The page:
Audi aggression: Conceited, self-absorbed men most likely to drive ‘high status’ cars

HELSINKI — Here’s a scenario many motorists have encountered at one point or another: you were just cut off in traffic, and as you pull alongside the offending car, you notice it’s a BMW being driven by an individual talking on the phone, completely oblivious to the fact he nearly caused a major accident. It may sound like an unfair stereotype, but after observing these situations frequently himself, University of Helsinki professor of social psychology Jan-Erik Lönnqvist set out to answer a question that had been weighing on his mind.

Are aggressive and thoughtless drivers drawn to high priced cars in the first place, or does getting behind the wheel of a BMW, Audi, or Mercedes turn otherwise careful drivers into reckless speedsters?

The subsequent results confirmed what many likely assume in the first place. Self-absorbed individuals, more specifically men characterized as callous, disagreeable, and stubborn, are much more likely than others to own a luxury automobile. Of course, these vehicles usually don’t come cheap, which is why most of time these self-centered men just so happen to be rich as well.

“I had noticed that the ones most likely to run a red light, not give way to pedestrians and generally drive recklessly and too fast were often the ones driving fast German cars,” Lönnqvist comments.

Prior research had already found that people behind the wheel of expensive cars are more likely to break traffic laws, but most had attributed those findings to the idea that wealth has a “corrupting effect” on people. Lönnqvist’s study and subsequent findings, though, approached the topic from a different perspective. Ultimately, he discovered that certain people, regardless of how much money they have in their bank account, are drawn towards the status and superiority that driving these cars represents. Moreover, the same traits that attract people to high status cars also make them more likely to disregard traffic laws.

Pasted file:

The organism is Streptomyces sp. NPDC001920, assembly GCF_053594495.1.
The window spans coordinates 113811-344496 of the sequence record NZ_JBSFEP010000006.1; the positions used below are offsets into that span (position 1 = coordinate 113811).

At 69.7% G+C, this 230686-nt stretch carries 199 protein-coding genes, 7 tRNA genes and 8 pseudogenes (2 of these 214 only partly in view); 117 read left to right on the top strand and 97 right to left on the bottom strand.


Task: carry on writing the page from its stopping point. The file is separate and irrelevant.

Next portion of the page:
For the research, 1,892 Finnish car owners were surveyed. Each driver answered a series of questions regarding their car model, driving habits, consumption habits, wealth, and personality. Participants’ answers were then analyzed using the Five‐Factor Model, a widely known model of assessing a person’s personality traits based off of five main categories (openness, neuroticism, conscientiousness, agreeableness, and extraversion).

The ensuing results were very clear: aggressive and conceited men are much more likely than anyone else to be found driving high status cars.

“These personality traits explain the desire to own high-status products, and the same traits also explain why such people break traffic regulations more frequently than others,” Lönnqvist explains. “But we also found that those whose personality was deemed more disagreeable were more drawn to high-status cars. These are people who often see themselves as superior and are keen to display this to others.”

The study also came to a second, more unexpected conclusion. Besides conceited individuals, conscientious people also seem to be attracted to high-end cars. For the purposes of the study, a conscientious personality was defined as someone who is well organized, respectable, ambitious, and reliable.

“The link is presumably explained by the importance they attach to high quality. All makes of car have a specific image, and by driving a reliable car they are sending out the message that they themselves are reliable,” Lönnqvist theorizes.

The connection between being conscientious and preferring expensive cars was observed in both men and women. However, only self-absorbed men, not women, were connected to high status cars. Professor Lönnqvist says he really can’t say definitively as to why this is the case, but hypothesizes that most women just don’t view cars as status symbols.

“It would be great if consumers had other, sustainable ways of showing their status rather than the superficial consumption of luxury goods that often has negative consequences. We are already seeing that driving an electric car is becoming something of a status symbol, whereas SUVs with their high emissions are no longer considered as cool,’ He concludes.

The study is published in the International Journal of Psychology.

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John Anderer

Born blue in the face, John has been writing professionally for over a decade and covering the latest scientific research for StudyFinds since 2019. His work has been featured by Business Insider, Eat This Not That!, MSN, Ladders, and Yahoo!

Studies and abstracts can be confusing and awkwardly worded. He prides himself on making such content easy to read, understand, and apply to one’s everyday life.

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